This was my experience.  I am sitting at home watching the woman’s 200 meter breaststroke.  As expected, Rebecca Soni wins the race but in the process breaks the 2 minute 20 second barrier by 1 second.   NBC cuts to a commercial.  A teenage girl is walking into her house.  She drops off her bag.  She’s focused on her smartphone and you can tell she’s watching a video.   Camera pans down to her screen and you see’s watching a swim race.  You notice her hair is wet.  Camera zooms into the screen and both audio and video tell you it was the 200 meter breaststroke you just saw.  You hear the announcer say Soni breaks the world record.  Then the kid walks up to a whiteboard in her kitchen and writes “Goals: 2:19.59.”

I recall when I worked at Saatchi and Saatchi in NY, the process to create a 30 second television spot was akin to planning a wedding.  It took months to develop (and approve) the creative concept, months to map out the production schedule, and weeks to set up, shoot, edit the commercial and traffic it for airing.

Dubbed “Here’s the new possible” this marketing campaign showed the power of messaging in context, delivering 100% relevance and doing it in real time.

Much like Usain Bolt breaking the world record in the 100 meters, AT&T’s ads are a breakthrough for marketers.  The ability to offer real time broadcast advertising that is hyper-relevant is huge.   And it was based on leveraging data.

AT&T did a longitudinal analysis of both the athletes and historical performance in that event.

They knew an ad featuring one of the athletes competing in an event at a scheduled time was a critical longitudinal piece of behavioral data that they could use to then highlight that same athlete in their advertising at a later context – right after the scheduled event.    They then took other data points, like which athletes were most likely to make the finals, their historical performance times, and predicted the likelihood of who would win and if they could beat the world record.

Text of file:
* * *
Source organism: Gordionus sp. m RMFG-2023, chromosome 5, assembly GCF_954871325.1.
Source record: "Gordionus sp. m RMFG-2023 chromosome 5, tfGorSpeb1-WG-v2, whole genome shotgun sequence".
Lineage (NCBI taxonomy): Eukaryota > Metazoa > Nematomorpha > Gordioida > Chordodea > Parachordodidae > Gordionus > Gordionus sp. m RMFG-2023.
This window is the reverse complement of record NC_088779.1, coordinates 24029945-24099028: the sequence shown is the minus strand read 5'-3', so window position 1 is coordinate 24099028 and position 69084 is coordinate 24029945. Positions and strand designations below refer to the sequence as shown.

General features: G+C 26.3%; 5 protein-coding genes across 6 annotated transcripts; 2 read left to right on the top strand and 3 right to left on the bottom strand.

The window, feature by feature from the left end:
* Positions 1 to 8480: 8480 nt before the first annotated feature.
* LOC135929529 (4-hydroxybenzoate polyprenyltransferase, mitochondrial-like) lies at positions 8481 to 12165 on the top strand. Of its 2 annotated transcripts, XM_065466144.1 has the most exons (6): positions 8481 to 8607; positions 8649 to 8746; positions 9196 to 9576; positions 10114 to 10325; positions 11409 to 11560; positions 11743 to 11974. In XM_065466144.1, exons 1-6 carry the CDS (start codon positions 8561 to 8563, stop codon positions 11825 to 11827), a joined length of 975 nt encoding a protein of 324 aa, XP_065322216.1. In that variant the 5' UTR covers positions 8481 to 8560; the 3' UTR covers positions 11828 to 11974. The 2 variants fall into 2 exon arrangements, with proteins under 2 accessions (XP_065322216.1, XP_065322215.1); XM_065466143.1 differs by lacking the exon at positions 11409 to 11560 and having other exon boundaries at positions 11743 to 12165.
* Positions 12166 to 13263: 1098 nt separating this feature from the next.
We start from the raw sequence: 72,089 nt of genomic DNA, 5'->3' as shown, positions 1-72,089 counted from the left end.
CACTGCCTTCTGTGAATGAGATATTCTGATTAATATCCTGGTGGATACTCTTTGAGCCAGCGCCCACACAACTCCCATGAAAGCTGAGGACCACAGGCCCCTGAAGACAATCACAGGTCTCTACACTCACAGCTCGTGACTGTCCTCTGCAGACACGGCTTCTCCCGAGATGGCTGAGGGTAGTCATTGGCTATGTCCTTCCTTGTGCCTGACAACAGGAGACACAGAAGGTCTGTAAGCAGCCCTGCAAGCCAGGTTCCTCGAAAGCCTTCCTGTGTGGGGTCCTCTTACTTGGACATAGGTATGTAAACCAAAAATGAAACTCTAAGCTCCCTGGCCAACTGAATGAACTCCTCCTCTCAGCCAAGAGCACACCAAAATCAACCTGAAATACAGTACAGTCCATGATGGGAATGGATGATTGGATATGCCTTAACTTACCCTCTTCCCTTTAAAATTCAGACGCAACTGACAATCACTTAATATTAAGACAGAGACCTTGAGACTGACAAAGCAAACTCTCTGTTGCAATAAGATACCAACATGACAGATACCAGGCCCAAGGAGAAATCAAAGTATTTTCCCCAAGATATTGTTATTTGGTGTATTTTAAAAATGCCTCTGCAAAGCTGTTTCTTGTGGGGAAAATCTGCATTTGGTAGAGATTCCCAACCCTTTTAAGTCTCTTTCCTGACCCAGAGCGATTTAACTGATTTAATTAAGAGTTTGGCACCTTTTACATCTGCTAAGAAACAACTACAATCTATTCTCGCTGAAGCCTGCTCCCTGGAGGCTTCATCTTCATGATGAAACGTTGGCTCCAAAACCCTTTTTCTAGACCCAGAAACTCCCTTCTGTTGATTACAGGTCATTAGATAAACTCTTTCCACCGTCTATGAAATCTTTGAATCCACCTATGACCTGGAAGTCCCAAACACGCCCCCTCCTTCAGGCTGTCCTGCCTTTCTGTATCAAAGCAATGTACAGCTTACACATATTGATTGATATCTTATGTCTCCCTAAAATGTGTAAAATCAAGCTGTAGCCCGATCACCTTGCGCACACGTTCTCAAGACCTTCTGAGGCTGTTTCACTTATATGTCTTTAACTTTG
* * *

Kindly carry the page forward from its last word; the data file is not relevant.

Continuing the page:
In short, data on athletes’ prior behavior (personal bests) was used to predict future behavior (gold medal winner). They prepared for all the possibilities based on the most probable outcomes: 1) Male or female?  2) Potential winning athlete?  3) Likely times?   4) World or Olympic record?

They then developed templates to splice into the ads based on those probabilities.  And finally they purchased the commercial pod right after the event they created the commercial for so they could run the ad with that exact athlete and their performance.  (And depending on your time zone and tape delay you could see that ad as close to under a minute of when the event aired!)

The AT&T ads illustrate that the world of advertising (and marketing) is changing.  Data combined with prediction and capabilities that create multi-variant options to create 100% relevant communications that are delivered in context is happening.   And this is just the beginning.

Just as the Olympic flame has been passed from London to Rio, the marketing torch has been passed from the mass market campaigns based on gut and feel for “mom’s around the world” to ones based on contextually relevant targeting driven by big data, longitudinal analysis and expedited delivery.

It’s time for more Olympic marketing moments like the one brought to us by AT&T where marketing is hyper-relevant and personal.

To steal AT&T’s line, it’s time for “the new possible.”

Let the games begin.

One Response to “Advertising’s Olympic moment: The “new possible” that comes with data-driven, real time ads”

  1. Vin says:

    Glenn,

    Some day I'll let you in on how it was all done!

    Vin